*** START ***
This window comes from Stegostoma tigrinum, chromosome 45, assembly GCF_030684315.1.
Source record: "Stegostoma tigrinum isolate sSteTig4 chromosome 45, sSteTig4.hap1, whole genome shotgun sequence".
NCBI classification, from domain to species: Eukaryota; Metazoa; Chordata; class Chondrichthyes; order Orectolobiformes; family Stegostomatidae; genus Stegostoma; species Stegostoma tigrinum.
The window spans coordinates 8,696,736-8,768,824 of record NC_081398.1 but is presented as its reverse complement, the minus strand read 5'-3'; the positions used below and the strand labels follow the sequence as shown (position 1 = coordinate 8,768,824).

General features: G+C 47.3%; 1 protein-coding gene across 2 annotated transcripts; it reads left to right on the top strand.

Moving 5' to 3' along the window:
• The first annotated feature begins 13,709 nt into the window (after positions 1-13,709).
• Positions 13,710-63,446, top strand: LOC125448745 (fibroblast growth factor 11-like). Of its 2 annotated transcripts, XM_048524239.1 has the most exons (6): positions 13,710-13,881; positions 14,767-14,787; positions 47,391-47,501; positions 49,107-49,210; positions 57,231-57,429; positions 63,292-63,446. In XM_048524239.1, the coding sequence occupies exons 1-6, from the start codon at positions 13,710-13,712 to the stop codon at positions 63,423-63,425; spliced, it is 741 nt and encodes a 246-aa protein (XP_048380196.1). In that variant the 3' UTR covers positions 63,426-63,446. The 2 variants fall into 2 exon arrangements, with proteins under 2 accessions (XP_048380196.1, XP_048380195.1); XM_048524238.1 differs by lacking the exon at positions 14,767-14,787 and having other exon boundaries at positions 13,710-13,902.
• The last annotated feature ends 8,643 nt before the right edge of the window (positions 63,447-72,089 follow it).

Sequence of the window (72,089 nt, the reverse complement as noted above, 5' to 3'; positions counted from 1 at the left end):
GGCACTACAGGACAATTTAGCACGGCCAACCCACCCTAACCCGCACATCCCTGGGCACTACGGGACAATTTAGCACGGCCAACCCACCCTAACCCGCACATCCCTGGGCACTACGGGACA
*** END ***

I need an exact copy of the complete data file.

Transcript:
This window comes from Stegostoma tigrinum, chromosome 45, assembly GCF_030684315.1.
Source record: "Stegostoma tigrinum isolate sSteTig4 chromosome 45, sSteTig4.hap1, whole genome shotgun sequence".
NCBI classification, from domain to species: Eukaryota; Metazoa; Chordata; class Chondrichthyes; order Orectolobiformes; family Stegostomatidae; genus Stegostoma; species Stegostoma tigrinum.
The window spans coordinates 8,696,736-8,768,824 of record NC_081398.1 but is presented as its reverse complement, the minus strand read 5'-3'; the positions used below and the strand labels follow the sequence as shown (position 1 = coordinate 8,768,824).

General features: G+C 47.3%; 1 protein-coding gene across 2 annotated transcripts; it reads left to right on the top strand.

Moving 5' to 3' along the window:
• The first annotated feature begins 13,709 nt into the window (after positions 1-13,709).
• Positions 13,710-63,446, top strand: LOC125448745 (fibroblast growth factor 11-like). Of its 2 annotated transcripts, XM_048524239.1 has the most exons (6): positions 13,710-13,881; positions 14,767-14,787; positions 47,391-47,501; positions 49,107-49,210; positions 57,231-57,429; positions 63,292-63,446. In XM_048524239.1, the coding sequence occupies exons 1-6, from the start codon at positions 13,710-13,712 to the stop codon at positions 63,423-63,425; spliced, it is 741 nt and encodes a 246-aa protein (XP_048380196.1). In that variant the 3' UTR covers positions 63,426-63,446. The 2 variants fall into 2 exon arrangements, with proteins under 2 accessions (XP_048380196.1, XP_048380195.1); XM_048524238.1 differs by lacking the exon at positions 14,767-14,787 and having other exon boundaries at positions 13,710-13,902.
• The last annotated feature ends 8,643 nt before the right edge of the window (positions 63,447-72,089 follow it).

Sequence of the window (72,089 nt, the reverse complement as noted above, 5' to 3'; positions counted from 1 at the left end):
GGCACTACAGGACAATTTAGCACGGCCAACCCACCCTAACCCGCACATCCCTGGGCACTACGGGACAATTTAGCACGGCCAACCCACCCTAACCCGCACATCCCTGGGCACTACGGGACA